The Knowledge that Jordan and Teller Are So Much Better Than This
Just last year, these two actors delivered breakout dramatic performances in a pair of critically acclaimed indie dramas -- Fruitvale Station and The Spectacular Now respectively -- and now they're stuck playing second and third leads to the High School Musical kid. Because he has the benefit of being the sarcastic one in the group (the same role he had in the Footloose remake), Teller at least gets to score a few medium-sized chuckles, making his participation a slightly less egregious waste of his time and talent than Jordan's "token black best friend" part. One imagines that, between takes, they were constantly hitting refresh on The Black List site in search of better projects to attach themselves to.
Efron's Facial Scruff
It's understandable that Efron would want to show the world that he's not the Disney-farmed teen idol he once was by dirtying up his appearance. Unfortunately, that thin, patchy substance growing on his face that's meant to be facial hair actually makes him look younger than he did in his High School Musical days.
Poots's Ratty Hair
It's a sign that Ellie is spending too much money on that deluxe apartment of hers when she apparently can't afford a bottle of conditioner or even a simple brush. Awkward though it may be, someone really should explain the basics of hair care to her lest she wake up one morning with a family of birds living in that tangled nest of follicles.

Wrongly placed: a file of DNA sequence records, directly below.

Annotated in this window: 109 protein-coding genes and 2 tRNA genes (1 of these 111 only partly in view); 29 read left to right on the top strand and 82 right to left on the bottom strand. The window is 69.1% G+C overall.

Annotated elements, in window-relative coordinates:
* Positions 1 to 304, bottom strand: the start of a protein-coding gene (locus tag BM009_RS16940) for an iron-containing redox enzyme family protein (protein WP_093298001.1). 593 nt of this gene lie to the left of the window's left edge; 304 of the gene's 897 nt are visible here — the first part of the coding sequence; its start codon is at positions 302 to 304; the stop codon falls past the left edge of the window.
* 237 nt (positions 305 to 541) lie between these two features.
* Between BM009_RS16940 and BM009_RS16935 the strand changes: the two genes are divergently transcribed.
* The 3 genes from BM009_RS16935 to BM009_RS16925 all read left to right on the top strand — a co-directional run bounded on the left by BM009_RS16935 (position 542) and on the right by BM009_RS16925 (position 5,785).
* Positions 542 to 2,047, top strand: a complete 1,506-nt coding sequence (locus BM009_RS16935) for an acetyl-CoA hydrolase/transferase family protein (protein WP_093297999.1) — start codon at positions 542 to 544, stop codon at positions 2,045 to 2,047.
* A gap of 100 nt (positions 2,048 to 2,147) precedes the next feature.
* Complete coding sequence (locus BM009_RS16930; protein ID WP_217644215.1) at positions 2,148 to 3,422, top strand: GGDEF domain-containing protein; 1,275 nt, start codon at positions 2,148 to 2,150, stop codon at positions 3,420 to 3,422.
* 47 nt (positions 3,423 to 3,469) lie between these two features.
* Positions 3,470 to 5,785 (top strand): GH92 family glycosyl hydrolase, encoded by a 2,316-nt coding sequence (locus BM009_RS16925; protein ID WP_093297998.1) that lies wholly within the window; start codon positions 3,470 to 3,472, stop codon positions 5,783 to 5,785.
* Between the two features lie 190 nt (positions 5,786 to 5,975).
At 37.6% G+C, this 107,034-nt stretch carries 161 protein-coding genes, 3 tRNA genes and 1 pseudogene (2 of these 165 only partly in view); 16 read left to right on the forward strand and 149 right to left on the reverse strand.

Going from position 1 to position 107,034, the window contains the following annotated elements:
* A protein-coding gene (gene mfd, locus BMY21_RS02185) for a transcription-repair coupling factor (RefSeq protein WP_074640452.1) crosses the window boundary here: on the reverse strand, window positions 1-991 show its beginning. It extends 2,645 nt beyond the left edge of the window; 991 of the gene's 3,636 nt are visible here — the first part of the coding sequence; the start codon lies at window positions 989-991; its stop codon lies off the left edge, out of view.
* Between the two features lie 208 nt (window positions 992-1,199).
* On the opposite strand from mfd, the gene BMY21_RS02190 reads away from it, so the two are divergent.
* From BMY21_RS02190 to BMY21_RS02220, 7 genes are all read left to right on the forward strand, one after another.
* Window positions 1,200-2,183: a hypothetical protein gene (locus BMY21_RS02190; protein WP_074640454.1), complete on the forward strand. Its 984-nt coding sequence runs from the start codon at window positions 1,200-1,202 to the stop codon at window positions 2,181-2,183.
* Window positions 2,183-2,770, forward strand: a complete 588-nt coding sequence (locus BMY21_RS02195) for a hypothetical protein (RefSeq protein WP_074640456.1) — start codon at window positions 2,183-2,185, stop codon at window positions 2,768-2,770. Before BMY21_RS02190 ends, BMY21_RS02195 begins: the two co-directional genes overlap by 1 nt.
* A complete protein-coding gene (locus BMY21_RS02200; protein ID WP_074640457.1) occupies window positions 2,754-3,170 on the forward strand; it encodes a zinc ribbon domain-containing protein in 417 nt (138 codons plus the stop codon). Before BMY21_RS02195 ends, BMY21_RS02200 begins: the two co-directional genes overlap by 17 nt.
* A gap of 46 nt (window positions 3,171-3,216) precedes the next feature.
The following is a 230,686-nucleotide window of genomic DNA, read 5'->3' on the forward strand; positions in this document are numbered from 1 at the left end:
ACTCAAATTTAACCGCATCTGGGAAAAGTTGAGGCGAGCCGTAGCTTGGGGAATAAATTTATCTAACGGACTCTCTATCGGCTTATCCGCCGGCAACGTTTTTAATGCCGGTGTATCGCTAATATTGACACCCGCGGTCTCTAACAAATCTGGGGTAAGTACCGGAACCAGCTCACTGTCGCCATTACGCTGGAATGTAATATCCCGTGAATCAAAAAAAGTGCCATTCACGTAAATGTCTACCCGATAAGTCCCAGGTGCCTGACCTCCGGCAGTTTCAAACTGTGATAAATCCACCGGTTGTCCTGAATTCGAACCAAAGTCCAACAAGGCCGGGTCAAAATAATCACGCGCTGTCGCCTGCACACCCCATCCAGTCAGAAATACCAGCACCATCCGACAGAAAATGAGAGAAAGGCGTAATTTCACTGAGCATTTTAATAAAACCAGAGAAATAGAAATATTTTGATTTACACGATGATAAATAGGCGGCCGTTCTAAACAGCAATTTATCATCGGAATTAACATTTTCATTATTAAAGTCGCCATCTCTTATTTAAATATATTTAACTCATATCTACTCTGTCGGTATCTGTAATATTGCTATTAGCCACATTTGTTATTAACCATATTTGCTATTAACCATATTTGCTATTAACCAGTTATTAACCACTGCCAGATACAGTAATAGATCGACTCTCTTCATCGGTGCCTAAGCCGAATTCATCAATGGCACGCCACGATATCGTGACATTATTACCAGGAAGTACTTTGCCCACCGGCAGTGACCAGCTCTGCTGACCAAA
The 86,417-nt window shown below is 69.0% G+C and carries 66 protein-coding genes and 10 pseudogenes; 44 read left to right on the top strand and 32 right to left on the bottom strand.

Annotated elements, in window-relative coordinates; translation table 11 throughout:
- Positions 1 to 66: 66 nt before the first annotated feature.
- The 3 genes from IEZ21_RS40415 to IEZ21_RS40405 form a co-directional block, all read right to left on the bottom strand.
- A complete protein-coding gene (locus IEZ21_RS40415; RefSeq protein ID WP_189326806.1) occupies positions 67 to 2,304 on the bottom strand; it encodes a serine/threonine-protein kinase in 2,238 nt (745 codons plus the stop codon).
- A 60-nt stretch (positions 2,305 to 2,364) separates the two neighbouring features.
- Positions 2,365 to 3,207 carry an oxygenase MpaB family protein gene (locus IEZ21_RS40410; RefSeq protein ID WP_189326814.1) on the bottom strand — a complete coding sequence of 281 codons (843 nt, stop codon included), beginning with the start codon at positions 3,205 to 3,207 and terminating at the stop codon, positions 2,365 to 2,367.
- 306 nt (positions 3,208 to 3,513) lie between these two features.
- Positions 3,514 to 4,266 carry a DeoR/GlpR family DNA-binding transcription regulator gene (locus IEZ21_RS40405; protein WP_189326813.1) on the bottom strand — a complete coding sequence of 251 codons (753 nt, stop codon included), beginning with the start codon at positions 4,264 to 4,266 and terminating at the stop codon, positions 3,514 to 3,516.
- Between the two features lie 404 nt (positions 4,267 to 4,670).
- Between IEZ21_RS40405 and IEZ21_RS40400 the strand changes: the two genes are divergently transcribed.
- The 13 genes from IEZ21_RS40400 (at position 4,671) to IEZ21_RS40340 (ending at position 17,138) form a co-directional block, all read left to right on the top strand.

Having to Explain to Your S.O. Why You Thought This Would be a Good Date Movie
If you do decide to make That Awkward Moment the centerpiece of a date night with your girlfriend/boyfriend/husband/wife/mistress/crush object/best friend's sister, be prepared for an awkward viewing experience followed by an even more awkward trip home afterwards, as you both try and sort out why you spend 94 minutes and upwards of $12 a ticket watching this dull misfire. The good news is that, since this is Super Bowl weekend, the chances of that situation happening to a majority of moviegoers is slim to none.
Get showtimes and tickets for this movie from Fandango.